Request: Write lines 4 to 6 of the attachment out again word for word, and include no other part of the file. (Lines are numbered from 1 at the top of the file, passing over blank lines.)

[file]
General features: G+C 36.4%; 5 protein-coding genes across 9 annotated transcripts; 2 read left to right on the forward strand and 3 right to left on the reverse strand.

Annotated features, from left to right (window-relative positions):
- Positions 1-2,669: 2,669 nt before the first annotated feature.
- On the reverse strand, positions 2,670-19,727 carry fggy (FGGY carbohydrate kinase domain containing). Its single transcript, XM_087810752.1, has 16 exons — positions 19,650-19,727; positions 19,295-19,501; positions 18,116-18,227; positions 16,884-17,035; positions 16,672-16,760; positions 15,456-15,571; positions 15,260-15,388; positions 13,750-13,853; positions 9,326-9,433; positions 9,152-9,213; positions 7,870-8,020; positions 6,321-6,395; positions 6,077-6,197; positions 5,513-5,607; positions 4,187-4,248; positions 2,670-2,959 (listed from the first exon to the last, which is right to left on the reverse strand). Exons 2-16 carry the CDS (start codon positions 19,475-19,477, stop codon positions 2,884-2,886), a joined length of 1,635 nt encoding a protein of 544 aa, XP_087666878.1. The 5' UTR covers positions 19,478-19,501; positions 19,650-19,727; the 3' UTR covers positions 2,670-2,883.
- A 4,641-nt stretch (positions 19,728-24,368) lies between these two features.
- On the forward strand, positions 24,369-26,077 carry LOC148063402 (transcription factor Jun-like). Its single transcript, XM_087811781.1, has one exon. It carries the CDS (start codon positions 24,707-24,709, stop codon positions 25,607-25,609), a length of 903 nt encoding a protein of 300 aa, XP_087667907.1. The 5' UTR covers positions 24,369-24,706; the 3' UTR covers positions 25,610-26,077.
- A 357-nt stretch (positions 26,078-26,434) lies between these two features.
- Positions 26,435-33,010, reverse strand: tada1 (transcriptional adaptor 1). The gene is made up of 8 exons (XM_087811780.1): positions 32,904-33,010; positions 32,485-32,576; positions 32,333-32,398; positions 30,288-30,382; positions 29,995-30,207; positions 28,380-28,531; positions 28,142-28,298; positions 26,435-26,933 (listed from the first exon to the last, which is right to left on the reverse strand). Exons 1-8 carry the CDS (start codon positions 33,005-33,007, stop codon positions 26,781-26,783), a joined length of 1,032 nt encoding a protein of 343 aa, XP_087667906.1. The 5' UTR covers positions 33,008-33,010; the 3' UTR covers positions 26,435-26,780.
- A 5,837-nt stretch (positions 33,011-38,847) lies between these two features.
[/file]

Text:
- On the reverse strand, positions 2,670-19,727 carry fggy (FGGY carbohydrate kinase domain containing). Its single transcript, XM_087810752.1, has 16 exons — positions 19,650-19,727; positions 19,295-19,501; positions 18,116-18,227; positions 16,884-17,035; positions 16,672-16,760; positions 15,456-15,571; positions 15,260-15,388; positions 13,750-13,853; positions 9,326-9,433; positions 9,152-9,213; positions 7,870-8,020; positions 6,321-6,395; positions 6,077-6,197; positions 5,513-5,607; positions 4,187-4,248; positions 2,670-2,959 (listed from the first exon to the last, which is right to left on the reverse strand). Exons 2-16 carry the CDS (start codon positions 19,475-19,477, stop codon positions 2,884-2,886), a joined length of 1,635 nt encoding a protein of 544 aa, XP_087666878.1. The 5' UTR covers positions 19,478-19,501; positions 19,650-19,727; the 3' UTR covers positions 2,670-2,883.
- A 4,641-nt stretch (positions 19,728-24,368) lies between these two features.
- On the forward strand, positions 24,369-26,077 carry LOC148063402 (transcription factor Jun-like). Its single transcript, XM_087811781.1, has one exon. It carries the CDS (start codon positions 24,707-24,709, stop codon positions 25,607-25,609), a length of 903 nt encoding a protein of 300 aa, XP_087667907.1. The 5' UTR covers positions 24,369-24,706; the 3' UTR covers positions 25,610-26,077.